But what causes story sequences to zig-zag in unpredictable directions as suggested by the updated Story Spine? A related, and more important question is what causes each story sequence to begin and end? Each story sequence is brought to an end with an event called a TURNING POINT (represented by the little white circles on the diagram). Turning points are dramatic events that cause the protagonist to halt his or her pursuit of the current sequence goal, and then choose a new course of action. In doing so, the event literally turns the story in a new direction, beginning a new story sequence with action aimed at a new sequence goal. Turning points are important. They are what give a story its sense of structure. They are the story’s most meaningful moments, the events that cause the narrative to undergo dramatic development and CHANGE. Because turning points cause the story to grow and change, the audience remains interested. Each of these dramatic moments of change reclaims the audience's curiosity and commands them to stay in their seats so they may discover how the hero will deal with the new and unpredictable situation to come.

Turning points transform the plot situation in one of two ways. Sometimes a turning point occurs because the protagonist successfully achieves the goal of the sequence. With the task completed, the protagonist can turn his or her attention to the next phase of the plan. This move the story onward into its next sequence and gets the hero open step closer to the ultimate prize. This is called a positive turning point. However, more often than not, the protagonist does not achieve his or her sequence goal. An insurmountable OBSTACLE appears to block the protagonist’s way. Like a brick wall erected in the protagonist’s path, the obstacle makes it impossible for the protagonist to reach the current sequence goal through his or her current line of action. This creates a negative turning point. If the protagonist wishes to continue his or her adventure, the protagonist must abandon the current sequence goal and decide on a new course of action aimed at a new goal that will somehow circumvent the obstacle and allow the hero continue his or her journey. By making this decision, the hero launches the story into its next phase.

Turning points must do more than simply shift story action in a new direction. They have an added responsibility of progressively intensifying the story situation through events that cause DEVLOPMENT and ESCALATION. Development occurs when any event causes the story situation to change. But the development that occurs at each turning point cannot be just any simple change, but a major, complicating change. Something is added to the story which takes the situation further, deeper, and into more complex territory. With each turning point, a story is taken from a rather simple scenario at its beginning to an increasingly complicated situation as it moves forward. With each complication also comes escalation. The turning point event must alter the story in a way that forces the protagonist to take on bigger and bigger actions. To continue, the hero must agree to more danger, more risk, and a greater level of conflict. The protagonist must become more dedicated, and in reaction to the protagonist’s bigger, more forceful actions, so must the force of antagonism. Intensity then builds at each turning point, causing dramatic tension to slowly rise like a roller-coaster heading towards its highest point, until conflict reaches critical mass at the main story climax. The roller-coaster then hurtles downhill in an explosive release of dramatic tension as the story comes to a satisfying end. The more development and escalation created leading up to the climax, the more emotionally exciting the climax will be at the story’s end. This is a second reason why turning points are so important. One by one, they create the steady build of tension necessary to create an end that makes the audience feel the entire experience was worthwhile.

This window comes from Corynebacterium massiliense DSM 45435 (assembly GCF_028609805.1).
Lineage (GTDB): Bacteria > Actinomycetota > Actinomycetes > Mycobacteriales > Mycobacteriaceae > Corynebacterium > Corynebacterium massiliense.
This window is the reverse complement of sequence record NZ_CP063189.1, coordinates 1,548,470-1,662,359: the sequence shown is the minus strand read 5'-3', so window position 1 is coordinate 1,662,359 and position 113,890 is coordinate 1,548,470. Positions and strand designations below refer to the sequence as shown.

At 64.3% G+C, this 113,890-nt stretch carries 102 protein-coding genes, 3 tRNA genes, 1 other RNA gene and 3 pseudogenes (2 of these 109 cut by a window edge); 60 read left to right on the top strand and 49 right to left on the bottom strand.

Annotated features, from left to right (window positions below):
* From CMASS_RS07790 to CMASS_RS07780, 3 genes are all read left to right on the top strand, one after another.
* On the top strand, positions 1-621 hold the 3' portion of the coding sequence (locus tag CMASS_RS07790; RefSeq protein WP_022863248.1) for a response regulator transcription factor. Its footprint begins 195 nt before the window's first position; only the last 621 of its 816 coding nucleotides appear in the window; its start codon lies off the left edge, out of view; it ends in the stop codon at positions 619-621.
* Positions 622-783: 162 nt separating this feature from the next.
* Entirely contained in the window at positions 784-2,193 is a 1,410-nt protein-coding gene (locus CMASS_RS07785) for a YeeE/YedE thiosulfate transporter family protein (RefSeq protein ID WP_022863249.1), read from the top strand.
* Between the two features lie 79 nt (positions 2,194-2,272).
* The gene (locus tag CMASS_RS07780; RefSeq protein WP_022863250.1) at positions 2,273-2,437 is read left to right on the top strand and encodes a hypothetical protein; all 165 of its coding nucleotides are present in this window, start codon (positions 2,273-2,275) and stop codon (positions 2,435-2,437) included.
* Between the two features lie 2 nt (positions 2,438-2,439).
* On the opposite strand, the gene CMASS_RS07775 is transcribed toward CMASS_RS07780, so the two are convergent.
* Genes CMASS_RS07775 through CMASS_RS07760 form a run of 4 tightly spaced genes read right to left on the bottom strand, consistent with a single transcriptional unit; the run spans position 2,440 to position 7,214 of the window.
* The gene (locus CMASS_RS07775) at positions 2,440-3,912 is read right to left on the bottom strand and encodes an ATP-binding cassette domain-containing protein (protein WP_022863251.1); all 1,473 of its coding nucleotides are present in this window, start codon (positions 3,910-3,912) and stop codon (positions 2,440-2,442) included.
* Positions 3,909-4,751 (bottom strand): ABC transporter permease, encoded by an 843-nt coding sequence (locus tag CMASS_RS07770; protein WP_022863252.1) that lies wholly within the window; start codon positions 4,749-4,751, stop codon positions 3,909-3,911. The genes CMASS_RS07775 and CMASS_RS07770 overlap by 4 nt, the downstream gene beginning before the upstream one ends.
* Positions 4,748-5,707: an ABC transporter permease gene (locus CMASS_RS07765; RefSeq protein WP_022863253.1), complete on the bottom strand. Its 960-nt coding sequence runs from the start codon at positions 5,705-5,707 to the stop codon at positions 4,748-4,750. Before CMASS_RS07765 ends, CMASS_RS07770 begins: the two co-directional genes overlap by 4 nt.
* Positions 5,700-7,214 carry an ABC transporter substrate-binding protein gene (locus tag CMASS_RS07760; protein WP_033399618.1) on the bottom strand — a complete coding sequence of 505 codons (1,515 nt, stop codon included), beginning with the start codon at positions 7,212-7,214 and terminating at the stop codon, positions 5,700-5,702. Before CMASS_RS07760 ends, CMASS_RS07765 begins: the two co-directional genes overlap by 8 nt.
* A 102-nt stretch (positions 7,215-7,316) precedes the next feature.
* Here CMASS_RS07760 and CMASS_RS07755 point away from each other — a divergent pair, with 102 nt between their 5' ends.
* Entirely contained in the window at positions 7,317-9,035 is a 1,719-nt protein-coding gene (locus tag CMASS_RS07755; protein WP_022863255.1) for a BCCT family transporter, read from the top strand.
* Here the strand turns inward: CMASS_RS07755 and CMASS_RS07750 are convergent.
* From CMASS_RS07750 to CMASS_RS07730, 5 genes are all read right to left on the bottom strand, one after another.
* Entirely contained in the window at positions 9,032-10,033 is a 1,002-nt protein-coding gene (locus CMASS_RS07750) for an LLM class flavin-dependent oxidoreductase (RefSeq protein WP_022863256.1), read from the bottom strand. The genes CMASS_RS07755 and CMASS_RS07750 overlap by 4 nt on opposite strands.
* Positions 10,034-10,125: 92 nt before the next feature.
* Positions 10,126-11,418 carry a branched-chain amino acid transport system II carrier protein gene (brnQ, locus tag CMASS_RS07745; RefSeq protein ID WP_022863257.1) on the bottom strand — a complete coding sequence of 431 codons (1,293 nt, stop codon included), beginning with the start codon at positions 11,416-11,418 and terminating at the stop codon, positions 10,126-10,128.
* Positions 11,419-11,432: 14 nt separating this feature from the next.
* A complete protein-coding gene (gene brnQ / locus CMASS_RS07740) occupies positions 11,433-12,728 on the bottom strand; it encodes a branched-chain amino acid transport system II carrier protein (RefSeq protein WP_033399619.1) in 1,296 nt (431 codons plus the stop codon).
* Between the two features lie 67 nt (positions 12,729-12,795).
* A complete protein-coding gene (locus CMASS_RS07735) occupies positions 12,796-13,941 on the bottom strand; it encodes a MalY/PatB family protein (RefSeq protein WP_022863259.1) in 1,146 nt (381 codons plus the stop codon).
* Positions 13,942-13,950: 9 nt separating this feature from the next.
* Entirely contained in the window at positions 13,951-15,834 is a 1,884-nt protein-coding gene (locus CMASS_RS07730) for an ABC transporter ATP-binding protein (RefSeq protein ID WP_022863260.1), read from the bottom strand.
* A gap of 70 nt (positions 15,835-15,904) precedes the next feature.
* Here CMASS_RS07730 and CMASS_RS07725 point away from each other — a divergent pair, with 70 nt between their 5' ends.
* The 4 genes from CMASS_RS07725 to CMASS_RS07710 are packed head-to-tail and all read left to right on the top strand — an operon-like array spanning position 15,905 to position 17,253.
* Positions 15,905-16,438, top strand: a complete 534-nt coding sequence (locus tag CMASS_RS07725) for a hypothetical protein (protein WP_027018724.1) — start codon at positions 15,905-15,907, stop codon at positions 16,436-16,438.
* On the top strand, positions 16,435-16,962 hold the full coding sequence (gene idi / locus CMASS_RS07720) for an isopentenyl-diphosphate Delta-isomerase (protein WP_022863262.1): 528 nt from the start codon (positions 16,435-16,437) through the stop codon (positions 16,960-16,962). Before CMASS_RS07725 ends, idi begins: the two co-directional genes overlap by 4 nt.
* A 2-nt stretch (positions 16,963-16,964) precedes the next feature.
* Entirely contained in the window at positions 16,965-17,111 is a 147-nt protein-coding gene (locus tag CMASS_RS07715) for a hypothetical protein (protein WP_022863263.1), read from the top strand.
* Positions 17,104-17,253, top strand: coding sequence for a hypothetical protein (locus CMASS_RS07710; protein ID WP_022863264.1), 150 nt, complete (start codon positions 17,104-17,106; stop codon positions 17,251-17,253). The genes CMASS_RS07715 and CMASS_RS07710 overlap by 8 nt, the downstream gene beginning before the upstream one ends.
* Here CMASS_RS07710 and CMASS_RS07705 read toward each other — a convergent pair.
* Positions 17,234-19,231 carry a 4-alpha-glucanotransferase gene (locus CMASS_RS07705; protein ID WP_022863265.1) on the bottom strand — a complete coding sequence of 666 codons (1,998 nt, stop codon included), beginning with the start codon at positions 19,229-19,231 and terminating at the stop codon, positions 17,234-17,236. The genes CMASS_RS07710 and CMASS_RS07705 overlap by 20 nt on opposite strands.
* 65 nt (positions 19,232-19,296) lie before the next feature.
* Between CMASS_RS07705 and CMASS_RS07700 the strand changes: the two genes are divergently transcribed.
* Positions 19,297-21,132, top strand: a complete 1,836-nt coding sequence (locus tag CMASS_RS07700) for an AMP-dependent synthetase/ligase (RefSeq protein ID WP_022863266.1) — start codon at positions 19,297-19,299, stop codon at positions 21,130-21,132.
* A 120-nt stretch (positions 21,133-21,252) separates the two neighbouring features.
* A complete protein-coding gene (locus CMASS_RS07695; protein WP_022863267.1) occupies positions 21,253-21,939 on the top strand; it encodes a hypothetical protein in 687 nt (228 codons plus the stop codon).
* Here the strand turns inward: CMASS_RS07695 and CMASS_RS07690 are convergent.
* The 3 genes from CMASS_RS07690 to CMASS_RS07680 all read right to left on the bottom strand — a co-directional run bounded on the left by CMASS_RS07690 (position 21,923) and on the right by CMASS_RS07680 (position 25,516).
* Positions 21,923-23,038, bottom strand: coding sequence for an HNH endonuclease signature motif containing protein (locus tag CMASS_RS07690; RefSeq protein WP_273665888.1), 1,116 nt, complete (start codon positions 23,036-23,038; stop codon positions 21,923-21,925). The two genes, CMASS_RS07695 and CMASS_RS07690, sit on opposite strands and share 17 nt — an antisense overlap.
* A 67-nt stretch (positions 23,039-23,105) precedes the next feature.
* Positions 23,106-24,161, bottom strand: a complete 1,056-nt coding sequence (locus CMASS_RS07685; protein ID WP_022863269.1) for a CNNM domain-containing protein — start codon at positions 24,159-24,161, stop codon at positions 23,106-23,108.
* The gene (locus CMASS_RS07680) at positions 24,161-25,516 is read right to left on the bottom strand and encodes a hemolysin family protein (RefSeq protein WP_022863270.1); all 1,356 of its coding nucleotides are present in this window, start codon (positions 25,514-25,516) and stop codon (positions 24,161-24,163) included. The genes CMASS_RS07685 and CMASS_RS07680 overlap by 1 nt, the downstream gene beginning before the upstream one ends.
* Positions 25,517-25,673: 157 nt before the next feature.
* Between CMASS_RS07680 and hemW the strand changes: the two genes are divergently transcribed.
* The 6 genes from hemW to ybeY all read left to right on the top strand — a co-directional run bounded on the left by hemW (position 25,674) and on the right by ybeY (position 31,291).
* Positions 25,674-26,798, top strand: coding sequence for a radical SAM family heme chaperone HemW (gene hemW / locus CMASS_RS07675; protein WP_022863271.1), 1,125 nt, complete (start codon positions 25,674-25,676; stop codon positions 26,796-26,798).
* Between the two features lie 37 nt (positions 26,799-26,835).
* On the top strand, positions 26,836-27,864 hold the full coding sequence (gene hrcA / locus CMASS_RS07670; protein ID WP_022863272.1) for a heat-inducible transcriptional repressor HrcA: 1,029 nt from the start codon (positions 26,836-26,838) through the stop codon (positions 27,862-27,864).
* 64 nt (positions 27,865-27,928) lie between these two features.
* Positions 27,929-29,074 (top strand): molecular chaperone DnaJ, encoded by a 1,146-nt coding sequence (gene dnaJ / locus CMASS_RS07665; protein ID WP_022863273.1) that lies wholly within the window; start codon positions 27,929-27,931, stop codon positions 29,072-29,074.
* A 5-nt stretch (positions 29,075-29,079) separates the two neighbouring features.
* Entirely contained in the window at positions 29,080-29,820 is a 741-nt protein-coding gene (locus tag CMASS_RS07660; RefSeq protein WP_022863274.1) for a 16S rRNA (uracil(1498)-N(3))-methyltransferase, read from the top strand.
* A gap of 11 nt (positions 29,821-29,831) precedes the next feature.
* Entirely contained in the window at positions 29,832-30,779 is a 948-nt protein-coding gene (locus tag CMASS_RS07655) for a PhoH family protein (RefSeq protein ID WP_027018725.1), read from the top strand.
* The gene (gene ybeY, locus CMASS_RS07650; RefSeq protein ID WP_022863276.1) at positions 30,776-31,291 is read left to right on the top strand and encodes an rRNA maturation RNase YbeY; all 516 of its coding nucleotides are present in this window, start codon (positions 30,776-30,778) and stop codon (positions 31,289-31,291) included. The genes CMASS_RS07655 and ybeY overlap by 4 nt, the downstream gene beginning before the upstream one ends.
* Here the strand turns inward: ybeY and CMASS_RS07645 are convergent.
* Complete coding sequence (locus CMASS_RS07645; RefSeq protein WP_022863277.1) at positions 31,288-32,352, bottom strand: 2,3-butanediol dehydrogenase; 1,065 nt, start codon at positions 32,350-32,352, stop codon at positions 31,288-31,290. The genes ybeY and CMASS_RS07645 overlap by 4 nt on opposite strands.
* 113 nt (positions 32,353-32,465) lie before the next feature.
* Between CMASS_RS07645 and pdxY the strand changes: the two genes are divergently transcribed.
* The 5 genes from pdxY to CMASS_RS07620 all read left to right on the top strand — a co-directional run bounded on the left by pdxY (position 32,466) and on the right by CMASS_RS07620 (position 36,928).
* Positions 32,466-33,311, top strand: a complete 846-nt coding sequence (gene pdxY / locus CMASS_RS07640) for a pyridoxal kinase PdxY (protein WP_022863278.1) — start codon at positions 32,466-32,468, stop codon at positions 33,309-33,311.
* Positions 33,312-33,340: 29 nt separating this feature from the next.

For the sake of brevity, I have stuck to the sequence method’s bare bones for this article. There is a lot more to know about how sequences are structured, how it must serve the Story Spine, and how it allows the traditionally-taught Three-Act model to function like a well-oiled machine. If interested in learning more, I suggest you pick up at copy of my book Screenwriting Down to the Atoms where these concepts are laid out in comprehensive detail.

Wednesday, January 23, 2013

New BOOK! New SCRIBBLER! New EVERYTHING!

You probably notice that this blog has recently undergone a significant makeover. This has been done in recognition of the fact that Screenwriting Down to the Atoms, my first book and the culmination of two solid years of hard work is now in print and available for purchase on Amazon.com. So feel free to explore. This is now a multi-page blog, with icon links in the box in the upper-right corner that will take you around the site.

While you are at it, please take a moment to visit the Screenwriting Down to the Atoms page on Amazon. You will find it is different than most other screenwriting books. It was designed to be different. There are a lot of screenwriting books out there, and a good majority are a complete waste of your time. Atoms was written in direct reaction to all the weak, repetitive, ineffective, and incomplete guides that promise readers the world, and then deliver the same old half-baked methods, confuse readers with incorrect notions, and then send them off worse than they started. At an incredibly compact 250 pages, Atoms gives beginners to advanced writers a comprehensive instruction on the craft, featuring new discoveries and groundbreaking approaches never taught before, all revolving around the Story Spine and audience-centered method I have developed through this blog over the past four and a half years.


Atoms is not more of the same-old, same-old. It goes deeper into the fundamentals of the craft and takes them into a new direction, richer and more detailed than ever before to push screencraft into a new direction for the 21st century.